Citizenship to the country is a fundamental right of the residents who call the country their home. Hence, denial of citizenship right is an extreme failure of the state. Apart from denial of citizenship to certain people currently living in Pakistan, in other cases, those living outside the territory of Pakistan and want to be repatriated are abstained from the citizenship rights. This causes a predicament in both international community and at home, as those who associate with Pakistan are denied the rights that they deserve. There needs to be more awareness in Pakistan about those who are denied citizenship, especially ‘stranded’ refugees. Pressure should be exerted through lobbying to give these refugees a legal status in Pakistan so that they do not remain stranded in terms of accessing health care and education, or to give them ID cards and passports so they do not remain immobile within the country they ascribe to.
A prime example is that of stranded Biharis in Bangladesh. It is important to know that during 1971, these Biharis aided the Western Pakistani Army to retain East Pakistan. However, with Indian Army’s intervention, West Pakistan was defeated and East Pakistan won independence and declared Bangladesh. However, this left an ordeal for the Biharis who supported West Pakistan. The Biharis were confined by the Bangladesh state and they were deprived of the citizenship rights and kept in refugee camps from where they were to be sent back to Pakistan. However this never occurred. Out of an approximated 300,000 Biharis, only one third of them were repatriated back to Pakistan, the rest of them still languishing in the camps of Bangladesh, deprived of their basic rights. Those repatriated to Pakistan are facing no less ordeal. According to the Pakistan Citizenship Act,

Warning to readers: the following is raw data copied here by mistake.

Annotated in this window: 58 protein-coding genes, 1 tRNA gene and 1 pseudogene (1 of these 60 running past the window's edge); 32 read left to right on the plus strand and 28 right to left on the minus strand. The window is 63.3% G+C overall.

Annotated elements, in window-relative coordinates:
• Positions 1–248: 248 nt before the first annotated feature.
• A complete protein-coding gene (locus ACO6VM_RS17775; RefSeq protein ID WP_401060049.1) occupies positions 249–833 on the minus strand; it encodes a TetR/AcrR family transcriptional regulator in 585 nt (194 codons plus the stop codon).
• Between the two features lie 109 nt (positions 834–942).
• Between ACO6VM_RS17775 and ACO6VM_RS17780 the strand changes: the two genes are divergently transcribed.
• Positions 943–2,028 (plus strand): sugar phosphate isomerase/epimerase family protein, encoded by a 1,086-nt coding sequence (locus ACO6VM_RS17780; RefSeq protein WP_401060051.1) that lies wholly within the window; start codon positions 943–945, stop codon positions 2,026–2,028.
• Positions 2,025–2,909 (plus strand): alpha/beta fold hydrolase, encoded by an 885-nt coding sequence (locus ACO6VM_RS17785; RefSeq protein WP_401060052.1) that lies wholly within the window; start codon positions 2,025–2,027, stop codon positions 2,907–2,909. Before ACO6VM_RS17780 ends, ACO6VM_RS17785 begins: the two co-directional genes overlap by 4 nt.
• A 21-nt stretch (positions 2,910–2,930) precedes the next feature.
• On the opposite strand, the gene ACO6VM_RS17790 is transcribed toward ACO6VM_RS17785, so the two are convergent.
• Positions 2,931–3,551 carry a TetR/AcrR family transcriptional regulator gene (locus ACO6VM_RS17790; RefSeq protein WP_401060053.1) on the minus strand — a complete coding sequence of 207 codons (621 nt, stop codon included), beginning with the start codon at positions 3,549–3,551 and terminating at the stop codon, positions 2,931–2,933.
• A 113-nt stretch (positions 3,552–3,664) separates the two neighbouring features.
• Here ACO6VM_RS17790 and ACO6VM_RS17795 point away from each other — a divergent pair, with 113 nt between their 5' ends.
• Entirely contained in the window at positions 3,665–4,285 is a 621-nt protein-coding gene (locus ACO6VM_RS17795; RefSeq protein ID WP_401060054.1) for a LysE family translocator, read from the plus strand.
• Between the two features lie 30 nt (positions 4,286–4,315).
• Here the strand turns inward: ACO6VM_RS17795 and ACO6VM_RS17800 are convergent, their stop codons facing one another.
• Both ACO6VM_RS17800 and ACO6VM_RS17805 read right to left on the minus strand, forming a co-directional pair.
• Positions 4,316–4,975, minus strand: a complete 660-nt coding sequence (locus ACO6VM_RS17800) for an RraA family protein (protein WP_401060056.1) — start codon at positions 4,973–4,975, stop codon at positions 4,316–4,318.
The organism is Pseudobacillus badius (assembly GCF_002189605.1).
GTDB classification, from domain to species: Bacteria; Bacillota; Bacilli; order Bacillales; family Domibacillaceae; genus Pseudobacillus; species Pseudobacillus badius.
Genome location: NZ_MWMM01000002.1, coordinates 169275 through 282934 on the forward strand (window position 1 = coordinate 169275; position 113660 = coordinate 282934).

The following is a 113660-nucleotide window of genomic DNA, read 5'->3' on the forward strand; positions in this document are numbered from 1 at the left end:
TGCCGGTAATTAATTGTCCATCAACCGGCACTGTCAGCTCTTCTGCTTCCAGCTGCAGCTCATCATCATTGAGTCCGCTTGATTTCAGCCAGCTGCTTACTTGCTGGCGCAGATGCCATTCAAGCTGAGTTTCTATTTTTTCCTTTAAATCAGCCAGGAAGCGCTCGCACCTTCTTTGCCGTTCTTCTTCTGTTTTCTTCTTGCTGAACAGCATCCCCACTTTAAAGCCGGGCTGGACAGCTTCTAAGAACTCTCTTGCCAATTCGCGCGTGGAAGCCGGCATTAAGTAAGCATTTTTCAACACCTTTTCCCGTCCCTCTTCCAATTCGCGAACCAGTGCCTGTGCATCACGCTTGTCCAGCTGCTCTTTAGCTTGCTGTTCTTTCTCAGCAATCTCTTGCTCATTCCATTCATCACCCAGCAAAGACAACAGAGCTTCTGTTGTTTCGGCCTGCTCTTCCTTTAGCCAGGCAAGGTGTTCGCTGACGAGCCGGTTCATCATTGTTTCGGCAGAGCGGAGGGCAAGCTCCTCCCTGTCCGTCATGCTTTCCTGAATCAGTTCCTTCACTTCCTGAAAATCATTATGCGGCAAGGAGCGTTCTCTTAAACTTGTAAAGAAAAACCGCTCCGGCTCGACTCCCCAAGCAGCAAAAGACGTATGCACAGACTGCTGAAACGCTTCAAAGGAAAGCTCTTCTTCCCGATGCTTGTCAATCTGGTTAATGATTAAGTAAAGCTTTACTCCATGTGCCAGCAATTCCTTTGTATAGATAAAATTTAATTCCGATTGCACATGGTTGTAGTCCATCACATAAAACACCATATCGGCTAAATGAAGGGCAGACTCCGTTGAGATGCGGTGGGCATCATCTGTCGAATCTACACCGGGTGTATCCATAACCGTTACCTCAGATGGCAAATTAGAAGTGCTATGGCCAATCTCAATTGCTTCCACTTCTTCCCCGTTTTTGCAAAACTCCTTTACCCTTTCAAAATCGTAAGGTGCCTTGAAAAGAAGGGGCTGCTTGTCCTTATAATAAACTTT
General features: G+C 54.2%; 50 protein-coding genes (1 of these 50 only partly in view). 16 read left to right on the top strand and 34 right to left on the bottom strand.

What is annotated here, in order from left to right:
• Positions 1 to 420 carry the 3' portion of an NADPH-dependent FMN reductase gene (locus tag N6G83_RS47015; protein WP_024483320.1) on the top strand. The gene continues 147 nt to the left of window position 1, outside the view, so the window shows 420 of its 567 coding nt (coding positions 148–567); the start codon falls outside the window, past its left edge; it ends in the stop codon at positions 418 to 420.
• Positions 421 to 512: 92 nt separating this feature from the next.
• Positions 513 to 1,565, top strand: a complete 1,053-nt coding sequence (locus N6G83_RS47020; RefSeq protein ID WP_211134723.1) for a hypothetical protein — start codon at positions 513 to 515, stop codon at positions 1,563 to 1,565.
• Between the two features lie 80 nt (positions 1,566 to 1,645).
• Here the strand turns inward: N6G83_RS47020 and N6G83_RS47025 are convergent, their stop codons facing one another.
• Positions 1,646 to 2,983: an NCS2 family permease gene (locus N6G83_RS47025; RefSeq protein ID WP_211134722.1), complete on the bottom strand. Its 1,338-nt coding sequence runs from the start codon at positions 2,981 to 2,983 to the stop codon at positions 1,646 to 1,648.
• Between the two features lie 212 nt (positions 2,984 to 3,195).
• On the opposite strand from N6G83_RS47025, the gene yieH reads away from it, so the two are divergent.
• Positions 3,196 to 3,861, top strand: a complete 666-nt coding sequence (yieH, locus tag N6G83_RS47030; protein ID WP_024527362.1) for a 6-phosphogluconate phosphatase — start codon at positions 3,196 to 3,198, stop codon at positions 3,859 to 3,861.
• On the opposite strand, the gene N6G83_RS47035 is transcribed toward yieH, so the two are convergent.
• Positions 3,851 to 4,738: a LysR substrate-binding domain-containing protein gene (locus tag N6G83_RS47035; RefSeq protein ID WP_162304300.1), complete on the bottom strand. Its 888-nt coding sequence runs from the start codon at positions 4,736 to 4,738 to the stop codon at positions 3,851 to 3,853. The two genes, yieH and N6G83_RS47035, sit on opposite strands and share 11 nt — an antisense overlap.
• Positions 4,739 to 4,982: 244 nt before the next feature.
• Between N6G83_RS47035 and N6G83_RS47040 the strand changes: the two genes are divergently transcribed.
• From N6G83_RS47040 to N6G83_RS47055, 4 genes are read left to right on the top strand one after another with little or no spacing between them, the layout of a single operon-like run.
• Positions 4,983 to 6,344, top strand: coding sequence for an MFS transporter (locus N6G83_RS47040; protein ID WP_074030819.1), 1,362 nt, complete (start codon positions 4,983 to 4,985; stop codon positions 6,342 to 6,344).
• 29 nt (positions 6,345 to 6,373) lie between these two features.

“any person who, at any time before the sixteenth day of December 1971, was a citizen of Pakistan domiciled in the territories which before the said day constituted the province of East Pakistan and who being under the protection of Pakistan passport, was on that day, or is, residing in any country beyond those territories shall not be deemed to be a citizen of Pakistan unless, upon an application made by him to the Federal Government in this behalf the Federal Government has granted him a certificate that at the date of the certificate he is a citizen of Pakistan.”
This means that the repatriated Biharis are still denied their citizenship rights, despite their allegiance with West Pakistan at the time of war. This gruesome injustice stands in contradiction with The Universal Declaration of Human Rights, the International Convention on the Elimination of All Forms of Racial Discrimination and The International Covenant on Civil and Political Rights.
With now nothing to look forward to, these refugees call upon the recognition of Pakistan’s past mistakes and upon the government’s responsibility for these stranded Biharis in Bangladesh where they have been deprived of their rights for the last 43 years, and also in Pakistan where they are still languishing in refugee camps without basic facilities. It is high time that some heed is paid to their suffering and to improve their status to that of any other citizen of Pakistan.